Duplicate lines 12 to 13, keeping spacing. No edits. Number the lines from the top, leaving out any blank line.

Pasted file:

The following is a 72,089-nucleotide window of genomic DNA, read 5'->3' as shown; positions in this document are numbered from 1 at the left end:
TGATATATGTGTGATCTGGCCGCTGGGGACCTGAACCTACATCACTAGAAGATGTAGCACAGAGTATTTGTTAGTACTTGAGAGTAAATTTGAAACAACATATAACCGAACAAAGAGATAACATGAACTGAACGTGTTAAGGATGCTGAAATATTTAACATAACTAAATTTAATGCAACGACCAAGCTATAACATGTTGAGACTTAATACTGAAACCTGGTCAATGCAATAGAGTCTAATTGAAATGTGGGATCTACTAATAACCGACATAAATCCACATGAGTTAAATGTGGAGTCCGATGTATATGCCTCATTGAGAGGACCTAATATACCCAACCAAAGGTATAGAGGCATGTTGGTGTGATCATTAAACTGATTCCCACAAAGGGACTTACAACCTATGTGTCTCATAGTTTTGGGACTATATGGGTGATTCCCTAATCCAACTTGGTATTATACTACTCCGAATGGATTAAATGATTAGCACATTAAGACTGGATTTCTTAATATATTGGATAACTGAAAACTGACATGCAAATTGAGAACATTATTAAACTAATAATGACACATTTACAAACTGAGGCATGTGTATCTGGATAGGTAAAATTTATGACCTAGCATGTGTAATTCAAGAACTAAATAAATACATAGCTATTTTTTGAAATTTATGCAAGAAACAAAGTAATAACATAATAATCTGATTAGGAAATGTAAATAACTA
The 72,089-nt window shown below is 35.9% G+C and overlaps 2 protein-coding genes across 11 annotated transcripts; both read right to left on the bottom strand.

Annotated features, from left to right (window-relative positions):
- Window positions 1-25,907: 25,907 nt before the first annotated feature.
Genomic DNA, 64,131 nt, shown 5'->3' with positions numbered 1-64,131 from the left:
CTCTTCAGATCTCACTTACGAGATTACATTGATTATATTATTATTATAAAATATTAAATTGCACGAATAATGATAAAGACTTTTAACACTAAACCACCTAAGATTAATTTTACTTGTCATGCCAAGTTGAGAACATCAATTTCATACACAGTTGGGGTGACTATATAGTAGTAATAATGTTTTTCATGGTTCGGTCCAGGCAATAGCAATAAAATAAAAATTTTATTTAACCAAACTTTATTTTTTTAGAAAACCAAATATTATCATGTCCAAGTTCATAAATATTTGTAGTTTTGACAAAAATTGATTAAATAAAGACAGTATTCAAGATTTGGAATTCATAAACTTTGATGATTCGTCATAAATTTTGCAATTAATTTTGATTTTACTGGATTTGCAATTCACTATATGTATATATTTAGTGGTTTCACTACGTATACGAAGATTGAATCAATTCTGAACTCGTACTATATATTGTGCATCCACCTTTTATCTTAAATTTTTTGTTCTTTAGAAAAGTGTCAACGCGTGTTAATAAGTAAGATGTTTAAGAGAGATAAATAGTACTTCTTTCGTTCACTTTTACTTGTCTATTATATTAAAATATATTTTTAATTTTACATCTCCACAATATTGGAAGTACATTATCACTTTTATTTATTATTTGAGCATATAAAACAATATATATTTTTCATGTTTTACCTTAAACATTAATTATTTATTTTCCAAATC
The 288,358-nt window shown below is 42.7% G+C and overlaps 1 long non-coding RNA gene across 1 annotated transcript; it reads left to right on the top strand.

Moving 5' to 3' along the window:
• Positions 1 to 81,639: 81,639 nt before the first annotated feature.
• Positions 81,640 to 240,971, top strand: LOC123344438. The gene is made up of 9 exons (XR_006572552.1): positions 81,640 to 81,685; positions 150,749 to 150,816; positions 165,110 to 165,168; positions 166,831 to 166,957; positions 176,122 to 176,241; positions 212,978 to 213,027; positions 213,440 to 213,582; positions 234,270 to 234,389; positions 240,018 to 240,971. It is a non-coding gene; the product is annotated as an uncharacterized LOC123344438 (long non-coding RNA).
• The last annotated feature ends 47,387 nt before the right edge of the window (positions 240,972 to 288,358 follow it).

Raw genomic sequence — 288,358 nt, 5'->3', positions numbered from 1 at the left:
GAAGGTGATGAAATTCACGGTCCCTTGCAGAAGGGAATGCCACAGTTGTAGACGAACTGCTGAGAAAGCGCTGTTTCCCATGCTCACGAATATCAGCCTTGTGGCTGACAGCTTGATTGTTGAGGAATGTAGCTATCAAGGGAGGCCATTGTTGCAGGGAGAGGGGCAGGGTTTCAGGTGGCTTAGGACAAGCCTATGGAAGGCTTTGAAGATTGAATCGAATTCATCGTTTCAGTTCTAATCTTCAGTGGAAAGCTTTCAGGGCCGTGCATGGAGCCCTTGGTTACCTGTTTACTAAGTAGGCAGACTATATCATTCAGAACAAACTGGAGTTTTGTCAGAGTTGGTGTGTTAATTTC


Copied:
• The last annotated feature ends 47,387 nt before the right edge of the window (positions 240,972 to 288,358 follow it).

Raw genomic sequence — 288,358 nt, 5'->3', positions numbered from 1 at the left: